Scores of NCA activists took to the streets of Harare Wednesday, to call for the setting up of a transitional government to address the urgent needs of the population. The activists also want a people driven constitution, that will pave the way for a fresh elections.
The pressure group said 700 people heeded their call to participate in the peaceful protest. Our correspondent Simon Muchemwa said he saw protesters marching from the city’s Nelson Mandela Avenue and Leopold Takawira Avenue, towards parliament. They were singing and holding placards but were violently dispersed by anti riot police when they reached parliament.
NCA Chairperson Dr. Lovemore Madhuku told us several people were seriously injured, while at least two activists were arrested.
After the protesters were forcibly dispersed they regrouped along First Street and started marching towards the Reserve Bank, where they addressed crowds in cash queues and at food outlets.
The demonstrations were supposed to be held in the country’s four other main cities but the NCA says this time around they invited their ‘commanders,’ who mobilise people in other towns, to take part in the Harare demonstration. The pressure group says it will continue holding peaceful protests.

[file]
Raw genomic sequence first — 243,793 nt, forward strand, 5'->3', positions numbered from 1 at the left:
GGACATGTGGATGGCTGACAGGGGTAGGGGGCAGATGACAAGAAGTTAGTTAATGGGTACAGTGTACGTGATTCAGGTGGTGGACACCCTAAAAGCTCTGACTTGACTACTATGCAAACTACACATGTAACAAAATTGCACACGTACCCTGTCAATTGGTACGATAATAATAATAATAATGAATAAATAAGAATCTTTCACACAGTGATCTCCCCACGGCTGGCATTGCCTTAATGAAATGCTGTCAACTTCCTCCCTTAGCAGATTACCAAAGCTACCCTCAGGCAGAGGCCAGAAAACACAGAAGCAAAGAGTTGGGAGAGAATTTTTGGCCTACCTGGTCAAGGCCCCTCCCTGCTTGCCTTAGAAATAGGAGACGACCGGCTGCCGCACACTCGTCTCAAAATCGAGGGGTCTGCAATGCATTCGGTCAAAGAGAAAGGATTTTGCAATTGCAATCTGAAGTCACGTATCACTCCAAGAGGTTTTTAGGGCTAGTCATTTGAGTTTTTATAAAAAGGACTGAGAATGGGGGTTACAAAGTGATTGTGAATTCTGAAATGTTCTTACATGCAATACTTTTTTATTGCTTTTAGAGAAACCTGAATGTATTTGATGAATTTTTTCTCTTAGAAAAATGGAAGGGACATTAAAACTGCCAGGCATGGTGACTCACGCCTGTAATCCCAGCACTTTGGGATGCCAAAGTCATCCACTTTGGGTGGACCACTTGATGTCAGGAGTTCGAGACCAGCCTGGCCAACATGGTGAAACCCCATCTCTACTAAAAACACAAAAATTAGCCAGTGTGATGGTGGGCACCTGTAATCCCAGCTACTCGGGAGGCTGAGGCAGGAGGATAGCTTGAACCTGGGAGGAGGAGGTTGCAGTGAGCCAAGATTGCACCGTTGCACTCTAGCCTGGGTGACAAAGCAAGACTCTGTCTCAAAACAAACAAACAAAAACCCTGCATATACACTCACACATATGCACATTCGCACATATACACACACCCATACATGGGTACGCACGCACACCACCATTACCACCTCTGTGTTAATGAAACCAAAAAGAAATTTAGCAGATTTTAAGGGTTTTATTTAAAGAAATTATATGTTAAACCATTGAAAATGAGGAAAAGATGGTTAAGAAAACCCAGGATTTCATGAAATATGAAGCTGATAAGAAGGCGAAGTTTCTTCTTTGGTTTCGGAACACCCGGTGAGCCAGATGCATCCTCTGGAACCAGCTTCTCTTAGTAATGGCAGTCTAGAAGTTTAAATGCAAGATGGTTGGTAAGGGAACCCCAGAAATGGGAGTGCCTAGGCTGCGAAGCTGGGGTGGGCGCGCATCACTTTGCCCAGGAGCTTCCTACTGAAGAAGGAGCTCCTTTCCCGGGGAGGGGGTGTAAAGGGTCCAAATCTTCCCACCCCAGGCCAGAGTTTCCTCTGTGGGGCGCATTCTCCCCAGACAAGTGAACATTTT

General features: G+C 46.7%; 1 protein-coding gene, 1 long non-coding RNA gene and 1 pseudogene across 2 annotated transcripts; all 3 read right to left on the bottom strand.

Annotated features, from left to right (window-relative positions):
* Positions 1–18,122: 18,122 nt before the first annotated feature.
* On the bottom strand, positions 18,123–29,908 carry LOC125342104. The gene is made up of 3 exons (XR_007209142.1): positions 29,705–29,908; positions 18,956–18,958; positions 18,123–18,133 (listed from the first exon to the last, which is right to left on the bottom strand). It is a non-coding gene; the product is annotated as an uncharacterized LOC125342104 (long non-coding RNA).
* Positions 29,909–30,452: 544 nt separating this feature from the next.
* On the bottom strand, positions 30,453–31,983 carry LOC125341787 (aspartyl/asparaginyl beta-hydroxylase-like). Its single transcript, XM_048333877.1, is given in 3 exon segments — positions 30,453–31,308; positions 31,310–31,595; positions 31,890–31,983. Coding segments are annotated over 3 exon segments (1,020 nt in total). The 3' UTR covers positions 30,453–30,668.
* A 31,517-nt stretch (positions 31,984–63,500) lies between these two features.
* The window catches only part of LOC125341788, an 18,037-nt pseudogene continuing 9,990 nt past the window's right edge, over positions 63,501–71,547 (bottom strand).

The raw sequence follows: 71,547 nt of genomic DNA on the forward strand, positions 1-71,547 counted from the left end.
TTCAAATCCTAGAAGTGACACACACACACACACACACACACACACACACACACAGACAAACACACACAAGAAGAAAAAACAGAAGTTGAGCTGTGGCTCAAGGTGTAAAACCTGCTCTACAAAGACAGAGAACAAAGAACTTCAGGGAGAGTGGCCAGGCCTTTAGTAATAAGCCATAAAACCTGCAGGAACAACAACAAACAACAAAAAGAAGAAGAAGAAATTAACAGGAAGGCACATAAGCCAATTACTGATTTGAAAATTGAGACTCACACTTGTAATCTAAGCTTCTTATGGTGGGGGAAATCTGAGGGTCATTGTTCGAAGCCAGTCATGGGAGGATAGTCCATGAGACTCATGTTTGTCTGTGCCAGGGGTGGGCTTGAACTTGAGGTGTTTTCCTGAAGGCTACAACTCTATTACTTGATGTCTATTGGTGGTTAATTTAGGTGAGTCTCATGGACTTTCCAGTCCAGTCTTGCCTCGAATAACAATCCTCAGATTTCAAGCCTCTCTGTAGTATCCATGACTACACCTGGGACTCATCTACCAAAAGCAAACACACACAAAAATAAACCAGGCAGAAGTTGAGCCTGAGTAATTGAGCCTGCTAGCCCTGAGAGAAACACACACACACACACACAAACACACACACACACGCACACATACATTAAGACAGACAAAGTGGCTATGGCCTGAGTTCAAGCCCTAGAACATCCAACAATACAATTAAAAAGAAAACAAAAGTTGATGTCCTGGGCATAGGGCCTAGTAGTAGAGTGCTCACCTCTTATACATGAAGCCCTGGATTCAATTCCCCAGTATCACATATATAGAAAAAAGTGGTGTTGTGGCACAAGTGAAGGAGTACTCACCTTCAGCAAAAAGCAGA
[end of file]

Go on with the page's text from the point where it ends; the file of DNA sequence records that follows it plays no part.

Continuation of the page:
Meanwhile political analyst Professor John Makumbe believes if these protest marches are to have any positive impact, thousands of people have to take to the streets, and not just a few hundred.
Ironically while the NCA activists marched for a better standard of living, most people remained watching from their bank queues. Makumbe said unfortunately people are busy scavenging for food and will not drop everything for street protests, when they feel they have to survive first.
He said: “Secondly the organisers of street demonstrators have to first of all convince the people that it is right to be killed, it is right to be injured, it is right to be locked in a nasty cell in Matapi. And if you don’t convince people mentally along those lines you will not mobilise them.”
The NCA and Women of Zimbabwe Arise have been at the forefront of street protests, but it’s rare to see the general public and other civic groups coming out in solidarity. Professor Makumbe said unfortunately at the moment there is no organisation in Zimbabwe that has been able to successfully convince the masses of a sustainable, non-stop confrontation, against the despotic regime.
He said civil society is lacking the capacity to organise and that the management in spreading information to the public is currently very poor. The outspoken analysts said this is in spite of 13 non governmental organisations coming together recently, to say they will work together, but they have failed to mobilise the people.